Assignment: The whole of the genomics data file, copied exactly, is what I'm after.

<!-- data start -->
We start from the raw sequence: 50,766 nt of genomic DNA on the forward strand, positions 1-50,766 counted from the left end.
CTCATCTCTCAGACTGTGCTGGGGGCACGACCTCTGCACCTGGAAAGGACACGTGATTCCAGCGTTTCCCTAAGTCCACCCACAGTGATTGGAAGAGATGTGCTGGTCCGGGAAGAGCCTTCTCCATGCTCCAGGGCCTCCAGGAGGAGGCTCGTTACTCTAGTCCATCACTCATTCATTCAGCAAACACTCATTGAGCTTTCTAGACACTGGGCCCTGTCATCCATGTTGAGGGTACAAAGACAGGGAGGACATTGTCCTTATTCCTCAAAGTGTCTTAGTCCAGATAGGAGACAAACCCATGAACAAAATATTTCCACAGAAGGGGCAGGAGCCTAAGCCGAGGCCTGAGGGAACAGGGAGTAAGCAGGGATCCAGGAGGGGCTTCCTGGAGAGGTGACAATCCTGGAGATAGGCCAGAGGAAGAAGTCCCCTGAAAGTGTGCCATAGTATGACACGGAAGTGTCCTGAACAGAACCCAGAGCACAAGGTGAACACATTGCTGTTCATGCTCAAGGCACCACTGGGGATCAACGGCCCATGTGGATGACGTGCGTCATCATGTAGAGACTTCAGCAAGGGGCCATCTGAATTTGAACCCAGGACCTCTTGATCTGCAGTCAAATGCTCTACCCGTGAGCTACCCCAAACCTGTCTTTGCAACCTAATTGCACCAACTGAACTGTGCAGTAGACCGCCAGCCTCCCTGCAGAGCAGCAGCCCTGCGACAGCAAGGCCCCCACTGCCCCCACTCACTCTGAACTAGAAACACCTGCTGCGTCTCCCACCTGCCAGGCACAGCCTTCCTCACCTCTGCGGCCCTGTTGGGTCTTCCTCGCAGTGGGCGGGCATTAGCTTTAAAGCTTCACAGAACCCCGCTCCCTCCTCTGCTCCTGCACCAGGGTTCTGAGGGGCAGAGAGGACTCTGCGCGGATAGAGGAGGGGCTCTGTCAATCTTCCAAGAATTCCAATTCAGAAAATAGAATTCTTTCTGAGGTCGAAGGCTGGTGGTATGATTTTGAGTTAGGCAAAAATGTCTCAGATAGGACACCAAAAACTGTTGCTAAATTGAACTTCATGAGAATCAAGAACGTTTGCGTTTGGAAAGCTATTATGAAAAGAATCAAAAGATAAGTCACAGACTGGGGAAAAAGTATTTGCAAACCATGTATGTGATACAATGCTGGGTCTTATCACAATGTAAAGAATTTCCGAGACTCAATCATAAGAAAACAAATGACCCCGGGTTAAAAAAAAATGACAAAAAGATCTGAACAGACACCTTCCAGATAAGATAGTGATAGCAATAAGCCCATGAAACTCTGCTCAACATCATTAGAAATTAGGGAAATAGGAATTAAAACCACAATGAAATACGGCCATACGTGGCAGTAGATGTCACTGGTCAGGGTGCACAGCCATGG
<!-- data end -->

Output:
We start from the raw sequence: 50,766 nt of genomic DNA on the forward strand, positions 1-50,766 counted from the left end.
CTCATCTCTCAGACTGTGCTGGGGGCACGACCTCTGCACCTGGAAAGGACACGTGATTCCAGCGTTTCCCTAAGTCCACCCACAGTGATTGGAAGAGATGTGCTGGTCCGGGAAGAGCCTTCTCCATGCTCCAGGGCCTCCAGGAGGAGGCTCGTTACTCTAGTCCATCACTCATTCATTCAGCAAACACTCATTGAGCTTTCTAGACACTGGGCCCTGTCATCCATGTTGAGGGTACAAAGACAGGGAGGACATTGTCCTTATTCCTCAAAGTGTCTTAGTCCAGATAGGAGACAAACCCATGAACAAAATATTTCCACAGAAGGGGCAGGAGCCTAAGCCGAGGCCTGAGGGAACAGGGAGTAAGCAGGGATCCAGGAGGGGCTTCCTGGAGAGGTGACAATCCTGGAGATAGGCCAGAGGAAGAAGTCCCCTGAAAGTGTGCCATAGTATGACACGGAAGTGTCCTGAACAGAACCCAGAGCACAAGGTGAACACATTGCTGTTCATGCTCAAGGCACCACTGGGGATCAACGGCCCATGTGGATGACGTGCGTCATCATGTAGAGACTTCAGCAAGGGGCCATCTGAATTTGAACCCAGGACCTCTTGATCTGCAGTCAAATGCTCTACCCGTGAGCTACCCCAAACCTGTCTTTGCAACCTAATTGCACCAACTGAACTGTGCAGTAGACCGCCAGCCTCCCTGCAGAGCAGCAGCCCTGCGACAGCAAGGCCCCCACTGCCCCCACTCACTCTGAACTAGAAACACCTGCTGCGTCTCCCACCTGCCAGGCACAGCCTTCCTCACCTCTGCGGCCCTGTTGGGTCTTCCTCGCAGTGGGCGGGCATTAGCTTTAAAGCTTCACAGAACCCCGCTCCCTCCTCTGCTCCTGCACCAGGGTTCTGAGGGGCAGAGAGGACTCTGCGCGGATAGAGGAGGGGCTCTGTCAATCTTCCAAGAATTCCAATTCAGAAAATAGAATTCTTTCTGAGGTCGAAGGCTGGTGGTATGATTTTGAGTTAGGCAAAAATGTCTCAGATAGGACACCAAAAACTGTTGCTAAATTGAACTTCATGAGAATCAAGAACGTTTGCGTTTGGAAAGCTATTATGAAAAGAATCAAAAGATAAGTCACAGACTGGGGAAAAAGTATTTGCAAACCATGTATGTGATACAATGCTGGGTCTTATCACAATGTAAAGAATTTCCGAGACTCAATCATAAGAAAACAAATGACCCCGGGTTAAAAAAAAATGACAAAAAGATCTGAACAGACACCTTCCAGATAAGATAGTGATAGCAATAAGCCCATGAAACTCTGCTCAACATCATTAGAAATTAGGGAAATAGGAATTAAAACCACAATGAAATACGGCCATACGTGGCAGTAGATGTCACTGGTCAGGGTGCACAGCCATGG